Marx Foods sent me some Sechuan Buttons to play with, and it's taken a while for me to write this post, because they're so damn weird and interesting that I wanted to do as much as possible with them -- even making single servings of things, or half-size drinks, just so I could explore as many possibilities as possible. These are one of the most unusual new ingredients I've played with in quite some time.
The Sechuan Buttons from Marx are, I believe, from Koppert Cress -- that's what it says on my package, anyway -- and they're sometimes called sansho buttons when sold by other producers, or toothache plant in books on herbs and whatnot. The Sechuan name conjures up the herb's similarity to Szechuan peppercorns, but the menthol-like cooling numbness of Szechuan peppercorns is nothing compared to the almost-electric zap of Sechuan buttons.
These are the buttons we're talking about. They're about the size of golf tees. They have an herbal flavor, not bitter, but after a moment's contact with the tongue, they cause a tingling sensation, similar to the pins and needles you get when your hand falls asleep. It's not painful, but it's a definite sensation, as opposed to a flavor. Eating a Sechuan button by itself, it's very noticeable, and there's a lemony aftertaste to the herb. Eating it in prepared dishes, there's often a lag to the numbing, and the buzz may be diminished -- but it's still there, especially if you eat slowly. The stem has the same effect as the bud, but not quite as strong.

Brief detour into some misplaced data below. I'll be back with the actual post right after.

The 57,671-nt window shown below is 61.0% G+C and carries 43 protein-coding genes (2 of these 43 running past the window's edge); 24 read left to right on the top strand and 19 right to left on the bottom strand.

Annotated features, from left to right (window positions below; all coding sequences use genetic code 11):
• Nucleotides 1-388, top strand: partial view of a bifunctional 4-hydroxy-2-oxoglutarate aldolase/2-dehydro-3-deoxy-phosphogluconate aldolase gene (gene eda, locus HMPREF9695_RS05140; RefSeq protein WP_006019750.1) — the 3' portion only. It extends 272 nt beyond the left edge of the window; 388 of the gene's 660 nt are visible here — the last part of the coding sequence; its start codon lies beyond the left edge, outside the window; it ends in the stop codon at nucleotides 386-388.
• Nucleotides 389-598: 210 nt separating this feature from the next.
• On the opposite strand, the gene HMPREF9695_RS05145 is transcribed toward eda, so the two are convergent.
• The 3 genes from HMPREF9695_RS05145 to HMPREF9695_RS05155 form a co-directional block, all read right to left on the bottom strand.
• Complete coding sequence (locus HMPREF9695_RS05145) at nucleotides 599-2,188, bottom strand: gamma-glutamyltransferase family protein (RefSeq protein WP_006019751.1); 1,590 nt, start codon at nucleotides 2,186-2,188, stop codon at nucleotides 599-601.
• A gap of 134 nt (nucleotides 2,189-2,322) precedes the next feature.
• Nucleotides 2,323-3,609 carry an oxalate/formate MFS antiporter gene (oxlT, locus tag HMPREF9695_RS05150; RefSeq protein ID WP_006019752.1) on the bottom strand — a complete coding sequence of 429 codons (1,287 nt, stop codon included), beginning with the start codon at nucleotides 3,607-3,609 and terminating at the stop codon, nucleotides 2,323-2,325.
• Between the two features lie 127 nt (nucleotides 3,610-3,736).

Sechuan Button taco
One of the first savory applications I tried was simply making a soft taco and adding chopped Sechuan button instead of chopped cilantro. It was good, but the unique sensations really got lost in the mix, showing up only in the occasional bite, like the Z in the alphabet soup. I have a feeling you could make a fantastic Sechuan button taco ... but you would need a lot of them. It's not just a question of the flavor standing up to other flavors -- it's the, well, surface area of the food in your mouth, you need more Sechuan buttons so that enough particles come into contact with your tongue.
Ma la skirt steak
Both the numbing and the name kept reminding me of my bastardization/generalization of Sichuan ma la sauce. "Mala" combines the Chinese characters for "numbing" and "spicy hot," and the traditional sauce simmers bean paste and garlic for hours with Sichuan peppercorns, chile peppers, and large amounts of oil. Chinese joints in the United States usually have a mala-something-or-other on the menu (often pork).